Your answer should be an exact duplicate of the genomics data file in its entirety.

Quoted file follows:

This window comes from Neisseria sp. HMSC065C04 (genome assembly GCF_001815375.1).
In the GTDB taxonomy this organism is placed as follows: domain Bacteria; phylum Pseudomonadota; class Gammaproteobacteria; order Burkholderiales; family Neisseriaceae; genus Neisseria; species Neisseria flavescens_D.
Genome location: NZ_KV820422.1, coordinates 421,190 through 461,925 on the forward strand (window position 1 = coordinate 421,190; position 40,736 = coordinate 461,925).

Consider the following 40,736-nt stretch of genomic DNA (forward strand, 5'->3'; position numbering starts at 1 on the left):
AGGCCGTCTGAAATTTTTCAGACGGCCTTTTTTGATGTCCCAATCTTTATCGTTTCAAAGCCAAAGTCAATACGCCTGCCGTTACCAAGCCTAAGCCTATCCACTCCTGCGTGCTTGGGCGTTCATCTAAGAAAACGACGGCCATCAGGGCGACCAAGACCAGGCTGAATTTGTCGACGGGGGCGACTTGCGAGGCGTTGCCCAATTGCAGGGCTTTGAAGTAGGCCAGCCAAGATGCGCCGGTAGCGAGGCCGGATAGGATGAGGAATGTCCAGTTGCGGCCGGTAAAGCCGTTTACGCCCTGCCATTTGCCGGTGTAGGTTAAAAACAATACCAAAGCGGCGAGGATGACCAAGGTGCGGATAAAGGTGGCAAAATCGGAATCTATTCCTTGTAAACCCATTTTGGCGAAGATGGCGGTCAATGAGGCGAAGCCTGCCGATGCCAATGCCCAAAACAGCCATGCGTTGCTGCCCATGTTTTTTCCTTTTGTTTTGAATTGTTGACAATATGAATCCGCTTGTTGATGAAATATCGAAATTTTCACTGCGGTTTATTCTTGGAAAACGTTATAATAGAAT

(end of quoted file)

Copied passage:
This window comes from Neisseria sp. HMSC065C04 (genome assembly GCF_001815375.1).
In the GTDB taxonomy this organism is placed as follows: domain Bacteria; phylum Pseudomonadota; class Gammaproteobacteria; order Burkholderiales; family Neisseriaceae; genus Neisseria; species Neisseria flavescens_D.
Genome location: NZ_KV820422.1, coordinates 421,190 through 461,925 on the forward strand (window position 1 = coordinate 421,190; position 40,736 = coordinate 461,925).

Consider the following 40,736-nt stretch of genomic DNA (forward strand, 5'->3'; position numbering starts at 1 on the left):
AGGCCGTCTGAAATTTTTCAGACGGCCTTTTTTGATGTCCCAATCTTTATCGTTTCAAAGCCAAAGTCAATACGCCTGCCGTTACCAAGCCTAAGCCTATCCACTCCTGCGTGCTTGGGCGTTCATCTAAGAAAACGACGGCCATCAGGGCGACCAAGACCAGGCTGAATTTGTCGACGGGGGCGACTTGCGAGGCGTTGCCCAATTGCAGGGCTTTGAAGTAGGCCAGCCAAGATGCGCCGGTAGCGAGGCCGGATAGGATGAGGAATGTCCAGTTGCGGCCGGTAAAGCCGTTTACGCCCTGCCATTTGCCGGTGTAGGTTAAAAACAATACCAAAGCGGCGAGGATGACCAAGGTGCGGATAAAGGTGGCAAAATCGGAATCTATTCCTTGTAAACCCATTTTGGCGAAGATGGCGGTCAATGAGGCGAAGCCTGCCGATGCCAATGCCCAAAACAGCCATGCGTTGCTGCCCATGTTTTTTCCTTTTGTTTTGAATTGTTGACAATATGAATCCGCTTGTTGATGAAATATCGAAATTTTCACTGCGGTTTATTCTTGGAAAACGTTATAATAGAAT